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Pages of laws (books 7 - 12)

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laws (books 7 - 12)   

Ath. I mean this: when one thing changes another, and that
another, of such will there be any primary changing element? How can a
thing which is moved by another ever be the beginning of change?
Impossible. But when the self-moved changes other, and that again
other, and thus thousands upon tens of thousands of bodies are set
in motion, must not the beginning of all this motion be the change
of the self-moving principle?
Cle. Very true, and I quite agree.
Ath. Or, to put the question in another way, making answer to
ourselves:-If, as most of these philosophers have the audacity to
affirm, all things were at rest in one mass, which of the
above-mentioned principles of motion would first spring up among them?
Cle. Clearly the self-moving; for there could be no change in them
arising out of any external cause; the change must first take place in
Ath. Then we must say that self-motion being the origin of all
motions, and the first which arises among things at rest as well as
among things in motion, is the eldest and mightiest principle of
change, and that which is changed by another and yet moves other is
Cle. Quite true.
Ath. At this stage of the argument let us put a question.
Cle. What question?
Ath. If we were to see this power existing in any earthy, watery, or
fiery substance, simple or compound-how should we describe it?
Cle. You mean to ask whether we should call such a self-moving power
Ath. I do.
Cle. Certainly we should.
Ath. And when we see soul in anything, must we not do the
same-must we not admit that this is life?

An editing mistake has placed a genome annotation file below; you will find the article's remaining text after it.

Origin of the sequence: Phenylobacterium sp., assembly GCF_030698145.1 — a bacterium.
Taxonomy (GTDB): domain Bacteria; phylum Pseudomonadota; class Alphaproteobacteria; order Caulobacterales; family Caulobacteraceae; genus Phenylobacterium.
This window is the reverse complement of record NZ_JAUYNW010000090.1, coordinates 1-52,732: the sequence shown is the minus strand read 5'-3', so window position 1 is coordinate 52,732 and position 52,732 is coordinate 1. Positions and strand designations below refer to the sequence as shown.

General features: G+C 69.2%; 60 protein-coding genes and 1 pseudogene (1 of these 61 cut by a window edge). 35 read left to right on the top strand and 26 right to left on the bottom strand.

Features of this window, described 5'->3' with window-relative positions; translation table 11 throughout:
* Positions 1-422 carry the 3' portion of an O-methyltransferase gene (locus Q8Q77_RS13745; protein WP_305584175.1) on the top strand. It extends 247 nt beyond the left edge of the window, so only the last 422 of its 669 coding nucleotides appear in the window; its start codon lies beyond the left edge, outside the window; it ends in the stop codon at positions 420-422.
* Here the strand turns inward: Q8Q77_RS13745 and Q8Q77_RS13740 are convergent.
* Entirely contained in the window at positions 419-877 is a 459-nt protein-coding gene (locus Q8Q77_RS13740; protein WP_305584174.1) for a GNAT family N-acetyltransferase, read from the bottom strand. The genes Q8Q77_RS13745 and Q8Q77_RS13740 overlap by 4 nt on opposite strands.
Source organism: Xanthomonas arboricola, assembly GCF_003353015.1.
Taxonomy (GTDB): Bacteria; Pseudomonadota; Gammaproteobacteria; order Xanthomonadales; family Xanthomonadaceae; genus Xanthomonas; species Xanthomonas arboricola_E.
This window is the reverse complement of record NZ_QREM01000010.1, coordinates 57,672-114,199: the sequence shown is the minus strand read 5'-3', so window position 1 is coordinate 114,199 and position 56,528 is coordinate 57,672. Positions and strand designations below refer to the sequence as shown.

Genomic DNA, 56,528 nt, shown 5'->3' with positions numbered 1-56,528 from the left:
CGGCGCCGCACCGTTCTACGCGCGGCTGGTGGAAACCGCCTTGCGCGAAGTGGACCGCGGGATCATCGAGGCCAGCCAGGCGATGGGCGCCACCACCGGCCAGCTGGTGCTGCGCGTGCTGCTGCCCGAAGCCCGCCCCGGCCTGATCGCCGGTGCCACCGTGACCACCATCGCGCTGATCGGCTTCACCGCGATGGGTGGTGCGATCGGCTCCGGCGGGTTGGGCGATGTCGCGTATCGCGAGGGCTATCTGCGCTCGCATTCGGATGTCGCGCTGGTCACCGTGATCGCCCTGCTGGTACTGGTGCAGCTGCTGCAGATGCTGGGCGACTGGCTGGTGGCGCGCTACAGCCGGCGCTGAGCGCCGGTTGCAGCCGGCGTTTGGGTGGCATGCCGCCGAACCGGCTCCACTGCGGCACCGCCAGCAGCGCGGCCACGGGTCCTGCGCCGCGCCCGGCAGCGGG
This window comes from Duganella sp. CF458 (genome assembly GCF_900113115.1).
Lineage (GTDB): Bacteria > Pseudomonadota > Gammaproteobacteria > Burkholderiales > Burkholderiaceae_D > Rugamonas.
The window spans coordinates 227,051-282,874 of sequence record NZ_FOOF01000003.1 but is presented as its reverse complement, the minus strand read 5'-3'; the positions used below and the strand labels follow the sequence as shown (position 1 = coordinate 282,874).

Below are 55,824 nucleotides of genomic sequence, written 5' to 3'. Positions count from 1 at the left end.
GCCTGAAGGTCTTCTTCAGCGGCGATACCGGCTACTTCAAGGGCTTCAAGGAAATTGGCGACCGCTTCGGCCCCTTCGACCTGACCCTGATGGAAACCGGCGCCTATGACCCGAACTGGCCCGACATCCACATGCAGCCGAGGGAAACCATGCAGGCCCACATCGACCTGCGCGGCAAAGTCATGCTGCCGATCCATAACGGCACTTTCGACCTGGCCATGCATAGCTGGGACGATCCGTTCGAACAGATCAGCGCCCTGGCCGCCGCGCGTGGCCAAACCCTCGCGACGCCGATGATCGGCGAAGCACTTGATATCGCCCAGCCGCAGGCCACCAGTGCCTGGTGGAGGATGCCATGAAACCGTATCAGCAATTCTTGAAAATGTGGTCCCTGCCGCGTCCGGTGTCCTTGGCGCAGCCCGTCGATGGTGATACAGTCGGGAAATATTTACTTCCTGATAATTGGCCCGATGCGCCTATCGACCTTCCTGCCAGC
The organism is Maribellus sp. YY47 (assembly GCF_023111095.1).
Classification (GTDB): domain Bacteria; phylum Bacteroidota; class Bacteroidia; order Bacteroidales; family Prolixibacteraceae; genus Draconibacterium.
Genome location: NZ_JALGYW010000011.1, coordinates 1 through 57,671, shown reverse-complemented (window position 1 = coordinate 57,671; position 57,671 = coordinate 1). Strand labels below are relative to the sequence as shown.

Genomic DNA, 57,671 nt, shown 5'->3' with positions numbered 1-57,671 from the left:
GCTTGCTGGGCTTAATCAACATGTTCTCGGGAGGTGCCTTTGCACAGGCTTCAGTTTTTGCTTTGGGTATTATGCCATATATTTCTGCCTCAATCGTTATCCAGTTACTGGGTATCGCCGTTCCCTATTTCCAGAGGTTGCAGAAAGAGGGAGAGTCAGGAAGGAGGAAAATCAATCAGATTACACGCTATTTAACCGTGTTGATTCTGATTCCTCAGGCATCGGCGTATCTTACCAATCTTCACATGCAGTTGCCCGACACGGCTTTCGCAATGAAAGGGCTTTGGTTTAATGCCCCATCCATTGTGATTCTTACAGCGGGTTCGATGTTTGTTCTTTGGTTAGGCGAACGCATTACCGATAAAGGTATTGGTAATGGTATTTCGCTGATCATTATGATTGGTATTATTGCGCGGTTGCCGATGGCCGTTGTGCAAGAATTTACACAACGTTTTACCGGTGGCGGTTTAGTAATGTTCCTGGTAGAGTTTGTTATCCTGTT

Cle. We must.
Ath. And now, I beseech you, reflect;-you would admit that we have a
threefold knowledge of things?
Cle. What do you mean?
Ath. I mean that we know the essence, and that we know the
definition of the essence, and the name,-these are the three; and
there are two questions which may be raised about anything.
Cle. How two?
Ath. Sometimes a person may give the name and ask the definition; or
he may give the definition and ask the name. I may illustrate what I
mean in this way.
Cle. How?
Ath. Number like some other things is capable of being divided
into equal parts; when thus divided, number is named "even," and the
definition of the name "even" is "number divisible into two equal
Cle. True.
Ath. I mean, that when we are asked about the definition and give
the name, or when we are asked about the name and give the
definition-in either case, whether we give name or definition, we
speak of the same thing, calling "even" the number which is divided
into two equal parts.
Cle. Quite true.
Ath. And what is the definition of that which is named "soul"? Can
we conceive of any other than that which has been already given-the
motion which can move itself?
Cle. You mean to say that the essence which is defined as the
self-moved is the same with that which has the name soul?
Ath. Yes; and if this is true, do we still maintain that there is
anything wanting in the proof that the soul is the first origin and
moving power of all that is, or has become, or will be, and their
contraries, when she has been clearly shown to be the source of change
and motion in all things?

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